That first season, I admit, I cringed at the criticism. I found it hard to watch the bakers as they presented wilted towers and underbaked breads to the judges, watched the color flow into or out of their faces as Berry and Hollywood noted precisely what was wrong with the bake.

Of course, there was plenty of praise for “good bakes”, too, but it was the criticism that got to me.

I’m terrible with criticism, more so now than I was when younger (when I was also not great with it). I have difficulty separating a critique of a performance or an essay from an evaluation of my very existence as a human being, which has meant, unsurprisingly, that I have difficulty putting forth anything which matters to me out in front of other people.

I have of course: am doing so now, with this blog. But it took awhile to get comfortable with this—early on I went to some effort to separate my give name from my chosen blog-name—and even now I oft say, Well, it’s not like any of this matters.

(Which is, of course, a dismissal of those of you who do read this. The joy of neuroses lies in the double move of magnifying the number of those who see one’s faults and diminishing those who see the good.)

Anyway, these firefighters and gardeners and stay-at-home moms and students are afraid—literally shaking afraid—and putting themselves out there in front of gods and country and having a go.

So there it is: not just charming, but inspiring.





Everybody wants a box of chocolates, 24

20 03 2018

Too much money makes people weird.

I am not at all opposed to weird—I got a whole series on “weird wonder”—but man, the weirdness that comes out of wealth often ranges from the pitiful(ly out of touch with the rest of the human world) to the just plain creepy.

I’m not quite sure where to put this:

The audacious real estate project – branded Powder Mountain – is becoming a mecca for altruistically minded members of the global elite. “The goal will always remain the same,” says Elliott Bisnow, Rosenthal’s business partner: “To be a beacon of inspiration and a light in the world.”

A mountain retreat for the psychographically correct billionaire as beacon. Huh.

The beautiful surroundings and unique blend of people, Rosenthal believes, will create the “exponential opportunities of the future”. “I have this whole rap with Gertrude Stein, Katharine Graham, De’ Medici, Bauhaus. There’s this rich history of groups coming together, where the whole is more than the sum of the parts, right?” he says. “I think that’s what’s happening here.”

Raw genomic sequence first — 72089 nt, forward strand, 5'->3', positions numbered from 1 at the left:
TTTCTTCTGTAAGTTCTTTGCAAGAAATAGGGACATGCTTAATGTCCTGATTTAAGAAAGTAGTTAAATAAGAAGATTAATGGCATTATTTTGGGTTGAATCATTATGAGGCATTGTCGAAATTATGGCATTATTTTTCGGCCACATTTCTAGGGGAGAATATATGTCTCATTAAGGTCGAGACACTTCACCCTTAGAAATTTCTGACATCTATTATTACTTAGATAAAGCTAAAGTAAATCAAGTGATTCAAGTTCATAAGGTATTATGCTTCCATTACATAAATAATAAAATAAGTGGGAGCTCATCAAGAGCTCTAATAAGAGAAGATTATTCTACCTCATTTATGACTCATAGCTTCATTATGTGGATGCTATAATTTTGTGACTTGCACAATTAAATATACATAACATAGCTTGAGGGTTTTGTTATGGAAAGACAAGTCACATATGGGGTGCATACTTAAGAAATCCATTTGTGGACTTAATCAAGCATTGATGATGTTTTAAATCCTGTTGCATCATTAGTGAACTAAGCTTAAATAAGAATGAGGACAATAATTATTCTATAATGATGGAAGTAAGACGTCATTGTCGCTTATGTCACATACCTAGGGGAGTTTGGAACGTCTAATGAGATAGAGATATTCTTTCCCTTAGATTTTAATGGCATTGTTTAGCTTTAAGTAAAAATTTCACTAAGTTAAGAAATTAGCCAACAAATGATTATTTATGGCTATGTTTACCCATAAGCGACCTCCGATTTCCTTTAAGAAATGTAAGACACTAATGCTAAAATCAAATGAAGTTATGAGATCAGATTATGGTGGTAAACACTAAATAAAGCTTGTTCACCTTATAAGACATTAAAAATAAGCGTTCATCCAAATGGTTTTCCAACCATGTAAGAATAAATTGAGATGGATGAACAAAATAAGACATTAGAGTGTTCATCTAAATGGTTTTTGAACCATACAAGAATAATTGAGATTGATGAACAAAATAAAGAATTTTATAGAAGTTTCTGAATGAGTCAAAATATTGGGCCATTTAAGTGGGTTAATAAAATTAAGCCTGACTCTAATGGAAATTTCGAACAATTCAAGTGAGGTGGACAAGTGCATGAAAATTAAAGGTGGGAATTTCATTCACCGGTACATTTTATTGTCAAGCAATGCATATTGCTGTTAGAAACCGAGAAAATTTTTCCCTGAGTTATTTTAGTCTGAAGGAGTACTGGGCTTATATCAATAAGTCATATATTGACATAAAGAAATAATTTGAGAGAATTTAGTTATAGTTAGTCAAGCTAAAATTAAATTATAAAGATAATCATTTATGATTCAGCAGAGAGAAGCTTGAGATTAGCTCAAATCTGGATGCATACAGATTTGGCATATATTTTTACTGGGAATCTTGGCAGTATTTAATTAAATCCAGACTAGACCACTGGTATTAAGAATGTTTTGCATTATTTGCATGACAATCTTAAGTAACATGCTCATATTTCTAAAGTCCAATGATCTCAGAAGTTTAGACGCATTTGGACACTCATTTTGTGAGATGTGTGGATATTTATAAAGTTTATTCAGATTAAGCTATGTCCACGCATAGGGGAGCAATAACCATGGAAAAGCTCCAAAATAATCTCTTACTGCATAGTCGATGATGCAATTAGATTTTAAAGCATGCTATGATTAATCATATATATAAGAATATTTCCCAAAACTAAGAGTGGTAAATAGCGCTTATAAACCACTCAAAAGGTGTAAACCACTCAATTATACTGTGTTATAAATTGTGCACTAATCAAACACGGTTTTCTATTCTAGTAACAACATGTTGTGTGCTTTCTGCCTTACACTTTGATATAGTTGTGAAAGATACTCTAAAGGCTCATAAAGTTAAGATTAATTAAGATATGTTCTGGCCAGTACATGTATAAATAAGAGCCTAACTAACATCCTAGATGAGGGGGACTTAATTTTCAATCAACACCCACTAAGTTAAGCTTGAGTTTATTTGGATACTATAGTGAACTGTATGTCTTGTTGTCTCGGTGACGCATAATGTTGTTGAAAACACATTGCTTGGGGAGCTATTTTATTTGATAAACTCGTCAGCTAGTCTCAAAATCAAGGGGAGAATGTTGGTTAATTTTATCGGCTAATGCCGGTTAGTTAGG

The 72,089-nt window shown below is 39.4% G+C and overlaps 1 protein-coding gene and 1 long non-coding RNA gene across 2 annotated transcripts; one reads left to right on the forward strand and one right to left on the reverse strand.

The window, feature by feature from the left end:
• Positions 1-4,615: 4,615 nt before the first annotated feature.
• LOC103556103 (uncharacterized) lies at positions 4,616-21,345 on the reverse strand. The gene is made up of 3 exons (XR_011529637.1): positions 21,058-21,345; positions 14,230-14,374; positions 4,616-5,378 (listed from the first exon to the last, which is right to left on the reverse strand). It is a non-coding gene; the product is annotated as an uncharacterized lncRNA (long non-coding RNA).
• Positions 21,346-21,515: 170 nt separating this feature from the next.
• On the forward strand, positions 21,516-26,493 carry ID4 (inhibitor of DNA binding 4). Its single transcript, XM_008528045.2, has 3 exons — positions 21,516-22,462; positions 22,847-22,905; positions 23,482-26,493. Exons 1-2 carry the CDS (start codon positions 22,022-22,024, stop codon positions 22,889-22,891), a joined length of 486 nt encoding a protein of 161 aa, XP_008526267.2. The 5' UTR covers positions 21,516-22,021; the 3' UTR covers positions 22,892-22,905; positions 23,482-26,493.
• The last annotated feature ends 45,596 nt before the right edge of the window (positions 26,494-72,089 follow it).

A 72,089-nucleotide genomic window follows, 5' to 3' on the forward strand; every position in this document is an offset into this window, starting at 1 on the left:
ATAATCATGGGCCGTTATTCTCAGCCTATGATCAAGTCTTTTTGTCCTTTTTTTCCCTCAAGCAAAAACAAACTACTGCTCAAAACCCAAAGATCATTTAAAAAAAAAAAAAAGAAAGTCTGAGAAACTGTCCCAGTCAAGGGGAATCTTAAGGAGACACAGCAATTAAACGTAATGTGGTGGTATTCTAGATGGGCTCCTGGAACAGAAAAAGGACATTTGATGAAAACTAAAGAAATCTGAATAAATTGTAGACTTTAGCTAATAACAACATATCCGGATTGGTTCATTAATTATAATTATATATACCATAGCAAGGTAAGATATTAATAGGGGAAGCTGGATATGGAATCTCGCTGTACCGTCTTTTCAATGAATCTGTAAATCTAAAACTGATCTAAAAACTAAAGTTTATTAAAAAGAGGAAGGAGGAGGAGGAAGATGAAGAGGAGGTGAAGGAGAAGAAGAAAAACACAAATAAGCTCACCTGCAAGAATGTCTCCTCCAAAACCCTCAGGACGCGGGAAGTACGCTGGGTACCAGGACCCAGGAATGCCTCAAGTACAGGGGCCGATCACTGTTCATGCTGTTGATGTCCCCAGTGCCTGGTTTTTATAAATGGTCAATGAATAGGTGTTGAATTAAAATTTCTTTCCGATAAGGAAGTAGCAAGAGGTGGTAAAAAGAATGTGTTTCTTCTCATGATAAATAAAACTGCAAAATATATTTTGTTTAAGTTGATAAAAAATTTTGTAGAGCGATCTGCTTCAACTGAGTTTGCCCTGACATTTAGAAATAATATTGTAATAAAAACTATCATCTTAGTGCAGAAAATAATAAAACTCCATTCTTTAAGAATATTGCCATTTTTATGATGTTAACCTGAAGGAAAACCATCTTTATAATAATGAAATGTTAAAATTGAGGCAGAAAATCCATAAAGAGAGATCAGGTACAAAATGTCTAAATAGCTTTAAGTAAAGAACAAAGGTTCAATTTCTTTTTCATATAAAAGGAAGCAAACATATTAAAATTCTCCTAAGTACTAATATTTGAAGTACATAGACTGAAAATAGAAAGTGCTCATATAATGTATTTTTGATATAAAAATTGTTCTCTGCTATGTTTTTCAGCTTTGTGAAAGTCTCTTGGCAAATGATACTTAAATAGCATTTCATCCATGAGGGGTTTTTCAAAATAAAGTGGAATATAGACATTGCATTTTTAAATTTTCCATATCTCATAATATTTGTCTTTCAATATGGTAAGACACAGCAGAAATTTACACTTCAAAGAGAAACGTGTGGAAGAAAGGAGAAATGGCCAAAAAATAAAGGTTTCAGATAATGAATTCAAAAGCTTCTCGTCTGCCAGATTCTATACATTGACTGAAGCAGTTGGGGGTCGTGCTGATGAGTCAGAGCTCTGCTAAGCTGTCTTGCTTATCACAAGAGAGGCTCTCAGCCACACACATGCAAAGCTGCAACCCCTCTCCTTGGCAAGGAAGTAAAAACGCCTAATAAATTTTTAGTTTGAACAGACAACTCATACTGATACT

Again: huh.

It’s not just rich folks on a mountain, though; it’s also rich folks thinking something like this is a good idea:

Further Future, a gathering in the Nevada desert attended by the ex-Google CEO Eric Schmidt, which has been described as “Burning Man for the 1%”, promises a culture of “mindful optimism, wonder and exploration”. . . .

Oh, god. Burn it all.

Anyway, back to Powder Mountain (which, really, that’s the best name you could come up with? Powder fucking Mountain? Christ, I think there’s some 75′ snowhill in south-central Wisconsin called Powder Mountain): of course, it would be gauche actually to discuss MONEYMONEYMONEY at a place like this:

Rosenthal had told me I would be immersed in a community of “polymaths” and “savants”, but they would be a humble bunch. “If people are really like ‘oooh’, showing off, showing you pictures of their supercars or some shit at the dinner table? Probably not a cultural fit at Summit,” he says. . . . .

Like others, I had been quietly schooled in the unwritten social rules. Asking someone what they do is considered a faux pas (the socially acceptable alternative is “What is your passion?”). Business cards, I was warned, should not be exchanged in a brazen way.

So, okay to exchange those cards, just not “brazenly”.

Oh, and I don’t need to mention the talks take place in a yurt-ish structure, do I?

For years the team worked remotely in Amsterdam, Tel Aviv, New York, Miami and Barcelona. They would combine work with snowboarding in Montana and surfing in Nicaragua. But by late 2011, the friends were approaching 30 and starting to travel less. They were living and working out of a mansion in Malibu and, Rosenthal recalls, hosting “amazing dinners that became pretty culturally significant in LA at that time”.

I. . . what?